Continuing on the theme of Ancestors Legacy’s specific console attributes, control scheme is always a concern when an RTS moves onto gamepad based devices. In this case, Ancestors Legacy falls into the category of ‘good but not great’ although the design team deserves merit for trying to shake the standard approach up a little bit.
Firstly and most basically, squads can be selected by either tapping X to select them, or by double tapping X to select all squads in play. The player can then fine tune their selection by holding the L trigger and choosing several squads (by pressing X) to form a smaller group from among the whole army. It’s also possible to choose squads from the banners at the top left of the screen in a similar way.
Orders and waypoints can then be set with face buttons, whilst special abilities such as raising shields or going berserk can be activated by using the left and right bumpers followed by selections on a radial wheel. This can be fiddly with multiple units of different types selected, but in general, it’s about as fast and functional as a console player could expect.
Next, we have building management. Ancestors Legacy does away with a lot of building management features simply because it doesn’t allow players to build freeform bases. Instead the player will begin with a camp of sorts, to which new buildings can be added in a fixed manner. You can choose to build a house, or a barracks, for example (spending resources to do so) but the game chooses where that structure will appear on the map.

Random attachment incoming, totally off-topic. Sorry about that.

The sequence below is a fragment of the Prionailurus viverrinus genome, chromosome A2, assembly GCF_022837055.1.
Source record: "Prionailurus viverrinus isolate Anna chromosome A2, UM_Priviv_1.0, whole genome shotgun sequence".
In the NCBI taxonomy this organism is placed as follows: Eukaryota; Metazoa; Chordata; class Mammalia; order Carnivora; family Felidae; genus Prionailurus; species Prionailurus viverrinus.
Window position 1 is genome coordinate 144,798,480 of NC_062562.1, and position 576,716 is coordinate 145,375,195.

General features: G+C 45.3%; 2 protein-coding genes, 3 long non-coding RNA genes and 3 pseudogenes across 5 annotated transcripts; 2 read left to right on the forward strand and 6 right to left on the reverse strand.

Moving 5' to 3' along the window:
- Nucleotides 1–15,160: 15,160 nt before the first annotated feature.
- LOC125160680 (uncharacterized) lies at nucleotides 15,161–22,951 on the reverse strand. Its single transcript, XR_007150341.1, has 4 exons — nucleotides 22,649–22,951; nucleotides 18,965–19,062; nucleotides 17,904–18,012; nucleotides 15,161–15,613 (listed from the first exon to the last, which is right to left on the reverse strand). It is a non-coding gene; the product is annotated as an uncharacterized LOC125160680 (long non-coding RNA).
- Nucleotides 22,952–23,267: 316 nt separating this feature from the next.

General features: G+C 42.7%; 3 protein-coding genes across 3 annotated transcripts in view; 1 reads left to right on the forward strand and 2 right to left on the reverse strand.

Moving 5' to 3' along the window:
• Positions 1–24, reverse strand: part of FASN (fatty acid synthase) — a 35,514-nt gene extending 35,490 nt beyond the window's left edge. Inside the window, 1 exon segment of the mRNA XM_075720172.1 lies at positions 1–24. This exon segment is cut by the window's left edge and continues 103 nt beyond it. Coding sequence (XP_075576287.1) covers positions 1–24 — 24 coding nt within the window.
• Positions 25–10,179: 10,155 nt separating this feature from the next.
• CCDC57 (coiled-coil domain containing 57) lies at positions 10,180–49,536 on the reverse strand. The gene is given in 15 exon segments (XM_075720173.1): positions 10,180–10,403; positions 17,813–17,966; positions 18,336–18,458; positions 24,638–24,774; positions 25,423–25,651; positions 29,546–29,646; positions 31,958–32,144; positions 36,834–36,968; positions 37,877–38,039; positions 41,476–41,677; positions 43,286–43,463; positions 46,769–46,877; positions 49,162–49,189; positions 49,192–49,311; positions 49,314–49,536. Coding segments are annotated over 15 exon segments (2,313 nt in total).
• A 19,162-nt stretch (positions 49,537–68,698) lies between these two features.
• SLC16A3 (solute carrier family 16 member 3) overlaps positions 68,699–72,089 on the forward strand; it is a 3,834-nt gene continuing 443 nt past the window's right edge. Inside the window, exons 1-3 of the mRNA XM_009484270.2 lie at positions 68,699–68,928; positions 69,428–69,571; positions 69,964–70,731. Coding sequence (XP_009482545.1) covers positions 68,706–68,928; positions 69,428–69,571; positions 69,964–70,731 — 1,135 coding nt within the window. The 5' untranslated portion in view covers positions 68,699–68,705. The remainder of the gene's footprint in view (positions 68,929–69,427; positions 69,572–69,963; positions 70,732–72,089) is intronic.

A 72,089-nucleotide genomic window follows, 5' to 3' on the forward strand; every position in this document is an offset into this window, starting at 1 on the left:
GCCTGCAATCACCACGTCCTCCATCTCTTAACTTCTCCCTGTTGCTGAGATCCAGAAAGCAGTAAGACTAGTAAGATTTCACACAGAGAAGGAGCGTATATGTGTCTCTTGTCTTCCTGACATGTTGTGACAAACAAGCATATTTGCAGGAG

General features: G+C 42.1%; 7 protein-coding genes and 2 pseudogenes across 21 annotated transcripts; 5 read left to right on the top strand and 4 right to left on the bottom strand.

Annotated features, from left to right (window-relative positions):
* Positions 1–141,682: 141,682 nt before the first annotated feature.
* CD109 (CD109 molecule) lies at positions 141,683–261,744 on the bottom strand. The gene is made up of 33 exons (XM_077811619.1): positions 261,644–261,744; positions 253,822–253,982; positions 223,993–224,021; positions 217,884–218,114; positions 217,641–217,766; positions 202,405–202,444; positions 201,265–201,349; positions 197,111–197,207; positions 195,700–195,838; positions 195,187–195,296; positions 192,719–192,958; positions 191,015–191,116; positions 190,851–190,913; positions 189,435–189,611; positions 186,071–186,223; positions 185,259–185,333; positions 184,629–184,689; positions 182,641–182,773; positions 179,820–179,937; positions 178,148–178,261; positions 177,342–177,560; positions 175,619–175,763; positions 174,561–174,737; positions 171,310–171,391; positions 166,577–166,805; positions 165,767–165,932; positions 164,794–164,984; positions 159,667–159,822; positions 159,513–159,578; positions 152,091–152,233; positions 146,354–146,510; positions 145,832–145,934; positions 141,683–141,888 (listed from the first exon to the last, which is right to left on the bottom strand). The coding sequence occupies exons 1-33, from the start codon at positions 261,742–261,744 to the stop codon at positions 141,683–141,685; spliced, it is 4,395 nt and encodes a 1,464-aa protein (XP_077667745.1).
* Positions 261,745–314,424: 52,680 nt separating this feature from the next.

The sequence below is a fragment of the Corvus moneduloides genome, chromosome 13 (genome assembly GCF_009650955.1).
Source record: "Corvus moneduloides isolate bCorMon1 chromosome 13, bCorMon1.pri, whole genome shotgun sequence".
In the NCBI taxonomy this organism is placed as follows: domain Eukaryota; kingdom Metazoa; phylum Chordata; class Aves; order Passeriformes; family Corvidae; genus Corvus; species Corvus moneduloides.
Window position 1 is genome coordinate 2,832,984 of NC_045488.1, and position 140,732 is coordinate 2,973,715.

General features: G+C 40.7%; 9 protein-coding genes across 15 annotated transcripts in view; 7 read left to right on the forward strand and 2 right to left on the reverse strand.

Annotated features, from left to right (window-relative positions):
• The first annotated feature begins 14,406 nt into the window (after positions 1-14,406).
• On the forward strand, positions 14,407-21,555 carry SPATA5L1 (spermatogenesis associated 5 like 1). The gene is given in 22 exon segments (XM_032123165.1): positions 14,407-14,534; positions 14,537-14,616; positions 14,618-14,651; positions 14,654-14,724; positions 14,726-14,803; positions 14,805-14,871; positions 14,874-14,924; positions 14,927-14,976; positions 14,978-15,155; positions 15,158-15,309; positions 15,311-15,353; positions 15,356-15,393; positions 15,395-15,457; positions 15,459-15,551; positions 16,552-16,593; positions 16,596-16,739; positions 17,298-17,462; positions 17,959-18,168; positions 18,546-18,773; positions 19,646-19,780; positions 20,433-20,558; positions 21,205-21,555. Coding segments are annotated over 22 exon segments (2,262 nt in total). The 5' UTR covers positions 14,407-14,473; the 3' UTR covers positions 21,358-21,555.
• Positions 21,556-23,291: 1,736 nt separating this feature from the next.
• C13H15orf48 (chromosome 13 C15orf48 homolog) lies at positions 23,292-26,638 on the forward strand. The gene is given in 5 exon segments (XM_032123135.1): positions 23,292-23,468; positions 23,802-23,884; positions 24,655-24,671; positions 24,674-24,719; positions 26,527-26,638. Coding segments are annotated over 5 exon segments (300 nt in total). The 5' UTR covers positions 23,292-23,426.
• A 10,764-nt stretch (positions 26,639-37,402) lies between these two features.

As your home base expands, so too will your options for building units, researching technologies and enabling buffs, and again, these things are all managed via radial menus that can be navigated fairly quickly. In addition, the same radial menu will allow players to jump to the villages that they have taken control of, for the simple purpose of recruiting peasants into different jobs, or building just about the only structure to appear outside the main camp, which is usually a defensive structure like a watchtower.
Somewhere between these simple, reasonably intuitive controls and the very detailed maps, I found myself becoming more and more drawn into what Ancestors Legacy had to offer. What felt as if it might have been limited as a PC game began to feel as though it offered good value on consoles, and as a direct rival to a much lower class of competition, Ancestors Legacy becomes a standout choice.
Aside from the limitations I’ve already mentioned, you will likely notice issues with historical accuracy and continuity. Factions are referred to by various names and the campaigns, whilst setting the scene well, don’t always deliver on the depth of story that they initially promise.
Even with these limitations, Ancestors Legacy is a really satisfying, bloody and brutal exploration of combat during the darkest years of recorded history. The lack of historical accuracy is well hidden behind superb visuals and tactical gameplay that challenges players at all difficulty levels and across all campaigns, preparing them for what will be a lasting multiplayer experience.